The ROM 68 is a read only memory for permanently storing data and is employed for recording various firmware. The firmware includes, for example, (A) code for a self-test that the drive 50 performs when powered on, (B) code for the interpretation of a command that is received from the computer 1 via the bus 8, (c) code for the confirmation of the state of the drive 50, such as disk in/out or tray in/out, and (d) code for the mechanical control in the drive 50. A program that accomplishes the operation that will be described in article D and a software timer that measures the period that the ejection button 6 is depressed are included in the firmware in the ROM 68.

The RAM 69 is a writable memory that is employed as a work area for the controller 66. In the RAM 69 is stored a variety of information about a disk that is currently loaded (e.g., file allocation information such as TOC (which will be described later)), a drive parameter that indicates a data transfer speed, and an audio parameter that indicates a sound output level.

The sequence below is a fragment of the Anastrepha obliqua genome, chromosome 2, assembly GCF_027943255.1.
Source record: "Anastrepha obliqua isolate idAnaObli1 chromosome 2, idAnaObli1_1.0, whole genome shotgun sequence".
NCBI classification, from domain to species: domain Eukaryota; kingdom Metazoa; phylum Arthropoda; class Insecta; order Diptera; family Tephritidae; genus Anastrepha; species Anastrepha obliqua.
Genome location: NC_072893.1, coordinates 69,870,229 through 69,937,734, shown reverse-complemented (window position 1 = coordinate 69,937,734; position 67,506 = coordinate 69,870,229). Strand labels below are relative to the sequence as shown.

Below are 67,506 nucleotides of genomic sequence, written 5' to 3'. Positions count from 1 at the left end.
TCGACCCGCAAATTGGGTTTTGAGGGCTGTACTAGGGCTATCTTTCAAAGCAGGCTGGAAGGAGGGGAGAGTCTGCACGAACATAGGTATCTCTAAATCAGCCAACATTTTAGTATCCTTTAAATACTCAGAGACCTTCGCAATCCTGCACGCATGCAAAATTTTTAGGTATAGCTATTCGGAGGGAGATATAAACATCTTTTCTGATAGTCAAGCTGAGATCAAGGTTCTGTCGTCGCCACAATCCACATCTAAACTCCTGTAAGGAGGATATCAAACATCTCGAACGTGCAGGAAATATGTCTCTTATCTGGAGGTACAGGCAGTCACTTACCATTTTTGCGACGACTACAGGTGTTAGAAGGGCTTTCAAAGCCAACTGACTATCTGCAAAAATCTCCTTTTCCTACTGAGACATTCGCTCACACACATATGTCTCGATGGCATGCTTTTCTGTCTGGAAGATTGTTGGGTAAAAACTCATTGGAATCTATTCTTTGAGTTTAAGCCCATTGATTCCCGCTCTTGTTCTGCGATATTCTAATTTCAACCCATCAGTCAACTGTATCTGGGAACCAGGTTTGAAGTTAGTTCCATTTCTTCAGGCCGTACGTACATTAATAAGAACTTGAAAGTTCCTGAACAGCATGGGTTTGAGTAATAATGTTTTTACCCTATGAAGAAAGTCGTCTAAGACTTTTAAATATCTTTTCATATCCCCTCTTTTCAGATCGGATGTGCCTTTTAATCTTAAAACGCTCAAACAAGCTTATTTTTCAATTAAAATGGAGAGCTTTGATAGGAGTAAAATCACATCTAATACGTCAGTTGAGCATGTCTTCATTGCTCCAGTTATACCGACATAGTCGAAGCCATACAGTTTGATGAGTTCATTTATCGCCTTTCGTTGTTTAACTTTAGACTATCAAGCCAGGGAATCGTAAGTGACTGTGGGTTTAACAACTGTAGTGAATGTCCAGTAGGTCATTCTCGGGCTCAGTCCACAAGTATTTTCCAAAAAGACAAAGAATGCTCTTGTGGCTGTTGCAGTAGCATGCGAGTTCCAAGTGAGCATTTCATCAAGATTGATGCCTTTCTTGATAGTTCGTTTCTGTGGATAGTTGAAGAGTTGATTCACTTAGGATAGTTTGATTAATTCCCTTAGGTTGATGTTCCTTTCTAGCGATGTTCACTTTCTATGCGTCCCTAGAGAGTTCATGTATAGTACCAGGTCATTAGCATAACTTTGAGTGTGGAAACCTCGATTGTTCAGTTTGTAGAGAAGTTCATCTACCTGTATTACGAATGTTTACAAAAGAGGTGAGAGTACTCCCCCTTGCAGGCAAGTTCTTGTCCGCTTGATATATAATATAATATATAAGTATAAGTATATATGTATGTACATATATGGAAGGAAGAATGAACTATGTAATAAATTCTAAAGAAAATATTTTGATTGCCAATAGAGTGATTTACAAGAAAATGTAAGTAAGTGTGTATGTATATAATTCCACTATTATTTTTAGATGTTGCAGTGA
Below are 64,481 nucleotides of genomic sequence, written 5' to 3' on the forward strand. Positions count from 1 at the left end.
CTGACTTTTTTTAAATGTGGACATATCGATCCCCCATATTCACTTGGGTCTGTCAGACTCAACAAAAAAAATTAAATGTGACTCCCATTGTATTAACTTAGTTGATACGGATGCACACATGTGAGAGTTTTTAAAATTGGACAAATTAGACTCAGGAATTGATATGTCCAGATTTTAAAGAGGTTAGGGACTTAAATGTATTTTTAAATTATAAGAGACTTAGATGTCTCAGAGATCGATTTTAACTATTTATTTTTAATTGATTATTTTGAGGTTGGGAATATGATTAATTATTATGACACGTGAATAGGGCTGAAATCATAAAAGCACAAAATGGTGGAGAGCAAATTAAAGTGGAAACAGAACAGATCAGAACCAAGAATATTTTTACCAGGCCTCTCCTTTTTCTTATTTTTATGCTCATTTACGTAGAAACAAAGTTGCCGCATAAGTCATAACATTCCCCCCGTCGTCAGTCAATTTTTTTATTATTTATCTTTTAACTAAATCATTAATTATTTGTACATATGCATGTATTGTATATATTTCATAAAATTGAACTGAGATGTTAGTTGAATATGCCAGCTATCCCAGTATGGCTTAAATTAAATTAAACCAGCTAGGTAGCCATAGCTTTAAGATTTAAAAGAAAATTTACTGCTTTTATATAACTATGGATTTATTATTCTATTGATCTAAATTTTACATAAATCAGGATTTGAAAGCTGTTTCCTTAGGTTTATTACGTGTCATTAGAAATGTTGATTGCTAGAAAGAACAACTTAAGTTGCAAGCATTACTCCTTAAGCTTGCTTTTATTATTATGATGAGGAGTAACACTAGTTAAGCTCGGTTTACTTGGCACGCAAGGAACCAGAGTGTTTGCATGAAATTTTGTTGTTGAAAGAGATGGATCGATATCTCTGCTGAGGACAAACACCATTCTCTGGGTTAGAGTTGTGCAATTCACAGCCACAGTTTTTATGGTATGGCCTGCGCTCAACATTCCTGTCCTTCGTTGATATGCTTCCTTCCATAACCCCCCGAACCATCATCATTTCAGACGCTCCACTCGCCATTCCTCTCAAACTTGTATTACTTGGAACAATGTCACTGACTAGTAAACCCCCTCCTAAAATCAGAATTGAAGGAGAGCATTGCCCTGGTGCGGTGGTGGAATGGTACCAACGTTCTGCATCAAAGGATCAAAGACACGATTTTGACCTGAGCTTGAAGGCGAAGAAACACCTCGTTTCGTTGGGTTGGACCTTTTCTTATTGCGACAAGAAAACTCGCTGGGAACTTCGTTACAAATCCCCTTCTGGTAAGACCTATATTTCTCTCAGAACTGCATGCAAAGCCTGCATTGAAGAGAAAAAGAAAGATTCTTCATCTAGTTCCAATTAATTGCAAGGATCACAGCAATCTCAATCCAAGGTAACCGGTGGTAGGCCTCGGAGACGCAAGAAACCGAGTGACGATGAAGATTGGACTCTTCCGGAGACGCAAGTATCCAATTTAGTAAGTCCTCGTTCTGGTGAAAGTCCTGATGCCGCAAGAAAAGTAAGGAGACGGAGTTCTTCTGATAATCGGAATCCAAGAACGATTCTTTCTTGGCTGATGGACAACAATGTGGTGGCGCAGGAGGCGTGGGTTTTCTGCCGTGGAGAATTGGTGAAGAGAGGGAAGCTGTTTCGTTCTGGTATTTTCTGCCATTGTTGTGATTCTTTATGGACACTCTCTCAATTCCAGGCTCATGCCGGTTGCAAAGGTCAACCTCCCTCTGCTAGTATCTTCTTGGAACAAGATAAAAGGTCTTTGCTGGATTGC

An interface circuit 62-2, which permits the exchange of digital data by the bus 8 of the computer 1 and the CD-ROM drive 50, is connected to the bus 8 via the bus connector 5:1. As for the standards for an interface that connects the CD-ROM 50 to the bus 8 of the personal computer 1, although in addition to the SCSI and Enhanced IDE standards there are others that have been specified by individual makers, no limitations are imposed on interface standards for the realization of the present invention.

SCSI is an abbreviation of Small Computer System Interface, and the standards for peripheral interfaces, for a compact computer, which are standardized by the American National Standards Institute (ANSI). IDE is an abbreviation of Integrated Drive Electronics, and is one of the interfaces that are used to directly connect a hard disk to an ISA bus. Enhanced IDE is an enhanced version for a CD-ROM drive.